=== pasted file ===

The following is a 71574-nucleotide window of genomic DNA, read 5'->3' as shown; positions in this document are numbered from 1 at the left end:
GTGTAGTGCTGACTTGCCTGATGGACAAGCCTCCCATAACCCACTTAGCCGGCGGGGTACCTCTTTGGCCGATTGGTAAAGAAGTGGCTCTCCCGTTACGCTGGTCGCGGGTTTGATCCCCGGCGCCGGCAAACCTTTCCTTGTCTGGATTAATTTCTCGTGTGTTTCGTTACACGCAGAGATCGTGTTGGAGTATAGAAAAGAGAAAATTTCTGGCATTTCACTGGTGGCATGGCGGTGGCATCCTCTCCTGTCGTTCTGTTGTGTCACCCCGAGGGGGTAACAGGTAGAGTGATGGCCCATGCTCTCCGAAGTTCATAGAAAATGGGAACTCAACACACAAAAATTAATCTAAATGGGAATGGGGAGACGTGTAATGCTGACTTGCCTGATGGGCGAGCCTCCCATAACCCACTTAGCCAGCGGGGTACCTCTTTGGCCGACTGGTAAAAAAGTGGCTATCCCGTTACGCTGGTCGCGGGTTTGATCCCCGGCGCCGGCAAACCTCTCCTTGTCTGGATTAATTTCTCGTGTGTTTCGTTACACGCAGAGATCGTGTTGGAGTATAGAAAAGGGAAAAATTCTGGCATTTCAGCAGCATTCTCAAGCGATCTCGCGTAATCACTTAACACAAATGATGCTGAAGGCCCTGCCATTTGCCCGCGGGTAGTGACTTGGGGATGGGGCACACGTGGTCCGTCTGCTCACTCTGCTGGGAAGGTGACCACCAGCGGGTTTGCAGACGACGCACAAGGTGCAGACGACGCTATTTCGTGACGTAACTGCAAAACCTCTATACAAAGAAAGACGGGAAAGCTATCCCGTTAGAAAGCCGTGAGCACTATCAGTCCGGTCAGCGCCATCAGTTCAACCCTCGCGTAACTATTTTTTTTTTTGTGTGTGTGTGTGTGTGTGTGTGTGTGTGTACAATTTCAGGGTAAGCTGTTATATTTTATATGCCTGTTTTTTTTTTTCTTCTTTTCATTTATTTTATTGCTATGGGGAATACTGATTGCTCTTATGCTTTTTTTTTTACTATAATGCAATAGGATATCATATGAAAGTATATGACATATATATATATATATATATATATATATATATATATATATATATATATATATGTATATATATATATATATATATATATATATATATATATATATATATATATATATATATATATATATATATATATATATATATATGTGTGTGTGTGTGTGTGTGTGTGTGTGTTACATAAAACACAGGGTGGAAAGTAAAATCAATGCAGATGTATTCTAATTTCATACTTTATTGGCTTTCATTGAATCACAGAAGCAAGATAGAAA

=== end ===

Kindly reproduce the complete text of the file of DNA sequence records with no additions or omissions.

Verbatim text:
The following is a 71574-nucleotide window of genomic DNA, read 5'->3' as shown; positions in this document are numbered from 1 at the left end:
GTGTAGTGCTGACTTGCCTGATGGACAAGCCTCCCATAACCCACTTAGCCGGCGGGGTACCTCTTTGGCCGATTGGTAAAGAAGTGGCTCTCCCGTTACGCTGGTCGCGGGTTTGATCCCCGGCGCCGGCAAACCTTTCCTTGTCTGGATTAATTTCTCGTGTGTTTCGTTACACGCAGAGATCGTGTTGGAGTATAGAAAAGAGAAAATTTCTGGCATTTCACTGGTGGCATGGCGGTGGCATCCTCTCCTGTCGTTCTGTTGTGTCACCCCGAGGGGGTAACAGGTAGAGTGATGGCCCATGCTCTCCGAAGTTCATAGAAAATGGGAACTCAACACACAAAAATTAATCTAAATGGGAATGGGGAGACGTGTAATGCTGACTTGCCTGATGGGCGAGCCTCCCATAACCCACTTAGCCAGCGGGGTACCTCTTTGGCCGACTGGTAAAAAAGTGGCTATCCCGTTACGCTGGTCGCGGGTTTGATCCCCGGCGCCGGCAAACCTCTCCTTGTCTGGATTAATTTCTCGTGTGTTTCGTTACACGCAGAGATCGTGTTGGAGTATAGAAAAGGGAAAAATTCTGGCATTTCAGCAGCATTCTCAAGCGATCTCGCGTAATCACTTAACACAAATGATGCTGAAGGCCCTGCCATTTGCCCGCGGGTAGTGACTTGGGGATGGGGCACACGTGGTCCGTCTGCTCACTCTGCTGGGAAGGTGACCACCAGCGGGTTTGCAGACGACGCACAAGGTGCAGACGACGCTATTTCGTGACGTAACTGCAAAACCTCTATACAAAGAAAGACGGGAAAGCTATCCCGTTAGAAAGCCGTGAGCACTATCAGTCCGGTCAGCGCCATCAGTTCAACCCTCGCGTAACTATTTTTTTTTTTGTGTGTGTGTGTGTGTGTGTGTGTGTGTGTACAATTTCAGGGTAAGCTGTTATATTTTATATGCCTGTTTTTTTTTTTCTTCTTTTCATTTATTTTATTGCTATGGGGAATACTGATTGCTCTTATGCTTTTTTTTTTACTATAATGCAATAGGATATCATATGAAAGTATATGACATATATATATATATATATATATATATATATATATATATATATATATATATATGTATATATATATATATATATATATATATATATATATATATATATATATATATATATATATATATATATATATATATATATATATGTGTGTGTGTGTGTGTGTGTGTGTGTGTTACATAAAACACAGGGTGGAAAGTAAAATCAATGCAGATGTATTCTAATTTCATACTTTATTGGCTTTCATTGAATCACAGAAGCAAGATAGAAA